Cyril of Alexandria and the Nestorian Controversy: The Making of a Saint and of a Heretic

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OUP Oxford, Oct 28, 2004 - Religion - 380 pages
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What were the historical and cultural processes by which Cyril of Alexandria was elevated to canonical status while his opponent, Nestorius, bishop of Constantinople, was made into a heretic? In contrast to previous scholarship, Susan Wessel concludes that Cyril's success in being elevated to orthodox status was not simply a political accomplishment based on political alliances he had fashioned as opportunity arose. Nor was it a dogmatic victory, based on the clarity and orthodoxy of Cyril's doctrinal claims. Instead, it was his strategy in identifying himself with the orthodoxy of the former bishop of Alexandria, Athanasius, in his victory over Arianism, in borrowing Athanasius' interpretive methods, and in skilfully using the tropes and figures of the second sophistic that made Cyril a saint in the Greek and Coptic Orthodox Churches.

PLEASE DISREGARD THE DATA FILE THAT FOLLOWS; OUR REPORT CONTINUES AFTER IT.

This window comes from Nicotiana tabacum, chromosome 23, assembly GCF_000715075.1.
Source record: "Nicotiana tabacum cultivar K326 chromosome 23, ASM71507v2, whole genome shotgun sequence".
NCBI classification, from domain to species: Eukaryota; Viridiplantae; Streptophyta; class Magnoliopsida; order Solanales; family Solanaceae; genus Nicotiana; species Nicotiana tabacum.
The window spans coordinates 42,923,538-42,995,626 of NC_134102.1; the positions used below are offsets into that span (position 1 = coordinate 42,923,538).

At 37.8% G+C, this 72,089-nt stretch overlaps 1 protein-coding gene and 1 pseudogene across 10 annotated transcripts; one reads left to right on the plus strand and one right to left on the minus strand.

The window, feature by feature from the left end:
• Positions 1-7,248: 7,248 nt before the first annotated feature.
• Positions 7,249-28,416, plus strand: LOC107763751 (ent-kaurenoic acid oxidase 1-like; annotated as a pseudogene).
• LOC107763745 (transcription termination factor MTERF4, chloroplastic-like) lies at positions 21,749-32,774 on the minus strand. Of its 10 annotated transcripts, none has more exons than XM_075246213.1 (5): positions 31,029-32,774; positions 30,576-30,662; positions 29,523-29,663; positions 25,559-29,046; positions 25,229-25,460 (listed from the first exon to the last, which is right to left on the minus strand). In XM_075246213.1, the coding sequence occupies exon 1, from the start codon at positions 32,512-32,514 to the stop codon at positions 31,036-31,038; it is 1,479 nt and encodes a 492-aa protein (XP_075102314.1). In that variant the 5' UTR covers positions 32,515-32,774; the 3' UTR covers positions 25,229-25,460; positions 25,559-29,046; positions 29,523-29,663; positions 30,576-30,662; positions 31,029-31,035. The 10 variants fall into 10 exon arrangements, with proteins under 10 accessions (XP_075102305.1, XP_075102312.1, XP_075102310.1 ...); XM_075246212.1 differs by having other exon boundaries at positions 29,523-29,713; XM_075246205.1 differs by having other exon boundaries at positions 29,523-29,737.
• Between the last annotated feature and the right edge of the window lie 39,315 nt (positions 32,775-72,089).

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About the author (2004)

Susan Wessel is Assistant Professor of Greek Patristics, Catholic University of America, Washington, D.C.

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